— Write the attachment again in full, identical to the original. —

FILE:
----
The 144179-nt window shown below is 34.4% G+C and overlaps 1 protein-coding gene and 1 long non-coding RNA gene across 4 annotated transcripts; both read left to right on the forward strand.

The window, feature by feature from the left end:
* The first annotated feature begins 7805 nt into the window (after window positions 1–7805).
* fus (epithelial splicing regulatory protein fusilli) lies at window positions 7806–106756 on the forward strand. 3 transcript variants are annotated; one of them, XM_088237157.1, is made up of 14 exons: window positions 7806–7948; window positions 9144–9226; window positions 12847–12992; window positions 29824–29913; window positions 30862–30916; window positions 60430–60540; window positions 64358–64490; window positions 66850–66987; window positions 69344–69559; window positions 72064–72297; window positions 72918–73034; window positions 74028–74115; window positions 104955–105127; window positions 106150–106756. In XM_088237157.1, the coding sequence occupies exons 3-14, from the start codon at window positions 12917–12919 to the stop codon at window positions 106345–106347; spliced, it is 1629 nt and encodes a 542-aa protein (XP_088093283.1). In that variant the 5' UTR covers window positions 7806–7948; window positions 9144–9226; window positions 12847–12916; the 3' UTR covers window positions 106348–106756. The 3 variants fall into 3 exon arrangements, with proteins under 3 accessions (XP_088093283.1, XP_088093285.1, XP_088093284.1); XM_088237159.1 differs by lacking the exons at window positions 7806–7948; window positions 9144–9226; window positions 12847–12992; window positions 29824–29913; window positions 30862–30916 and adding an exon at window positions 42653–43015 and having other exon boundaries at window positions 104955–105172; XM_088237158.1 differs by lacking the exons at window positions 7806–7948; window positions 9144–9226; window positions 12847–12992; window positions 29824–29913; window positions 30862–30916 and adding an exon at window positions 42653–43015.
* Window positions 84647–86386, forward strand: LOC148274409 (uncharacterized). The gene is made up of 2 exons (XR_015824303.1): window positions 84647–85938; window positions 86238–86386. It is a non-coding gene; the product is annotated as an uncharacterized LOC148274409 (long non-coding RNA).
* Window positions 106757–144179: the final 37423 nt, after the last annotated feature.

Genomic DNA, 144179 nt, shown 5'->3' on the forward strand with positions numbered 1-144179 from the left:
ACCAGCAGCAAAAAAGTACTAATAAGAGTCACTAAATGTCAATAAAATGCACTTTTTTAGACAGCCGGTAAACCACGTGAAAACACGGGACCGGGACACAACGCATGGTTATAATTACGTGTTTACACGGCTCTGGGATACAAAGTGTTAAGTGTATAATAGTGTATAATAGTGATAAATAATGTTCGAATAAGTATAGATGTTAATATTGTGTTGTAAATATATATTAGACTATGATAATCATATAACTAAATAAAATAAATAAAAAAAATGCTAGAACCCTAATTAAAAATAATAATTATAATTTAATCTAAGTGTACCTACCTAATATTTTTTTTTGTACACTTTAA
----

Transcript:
The 144179-nt window shown below is 34.4% G+C and overlaps 1 protein-coding gene and 1 long non-coding RNA gene across 4 annotated transcripts; both read left to right on the forward strand.

The window, feature by feature from the left end:
* The first annotated feature begins 7805 nt into the window (after window positions 1–7805).
* fus (epithelial splicing regulatory protein fusilli) lies at window positions 7806–106756 on the forward strand. 3 transcript variants are annotated; one of them, XM_088237157.1, is made up of 14 exons: window positions 7806–7948; window positions 9144–9226; window positions 12847–12992; window positions 29824–29913; window positions 30862–30916; window positions 60430–60540; window positions 64358–64490; window positions 66850–66987; window positions 69344–69559; window positions 72064–72297; window positions 72918–73034; window positions 74028–74115; window positions 104955–105127; window positions 106150–106756. In XM_088237157.1, the coding sequence occupies exons 3-14, from the start codon at window positions 12917–12919 to the stop codon at window positions 106345–106347; spliced, it is 1629 nt and encodes a 542-aa protein (XP_088093283.1). In that variant the 5' UTR covers window positions 7806–7948; window positions 9144–9226; window positions 12847–12916; the 3' UTR covers window positions 106348–106756. The 3 variants fall into 3 exon arrangements, with proteins under 3 accessions (XP_088093283.1, XP_088093285.1, XP_088093284.1); XM_088237159.1 differs by lacking the exons at window positions 7806–7948; window positions 9144–9226; window positions 12847–12992; window positions 29824–29913; window positions 30862–30916 and adding an exon at window positions 42653–43015 and having other exon boundaries at window positions 104955–105172; XM_088237158.1 differs by lacking the exons at window positions 7806–7948; window positions 9144–9226; window positions 12847–12992; window positions 29824–29913; window positions 30862–30916 and adding an exon at window positions 42653–43015.
* Window positions 84647–86386, forward strand: LOC148274409 (uncharacterized). The gene is made up of 2 exons (XR_015824303.1): window positions 84647–85938; window positions 86238–86386. It is a non-coding gene; the product is annotated as an uncharacterized LOC148274409 (long non-coding RNA).
* Window positions 106757–144179: the final 37423 nt, after the last annotated feature.

Genomic DNA, 144179 nt, shown 5'->3' on the forward strand with positions numbered 1-144179 from the left:
ACCAGCAGCAAAAAAGTACTAATAAGAGTCACTAAATGTCAATAAAATGCACTTTTTTAGACAGCCGGTAAACCACGTGAAAACACGGGACCGGGACACAACGCATGGTTATAATTACGTGTTTACACGGCTCTGGGATACAAAGTGTTAAGTGTATAATAGTGTATAATAGTGATAAATAATGTTCGAATAAGTATAGATGTTAATATTGTGTTGTAAATATATATTAGACTATGATAATCATATAACTAAATAAAATAAATAAAAAAAATGCTAGAACCCTAATTAAAAATAATAATTATAATTTAATCTAAGTGTACCTACCTAATATTTTTTTTTGTACACTTTAA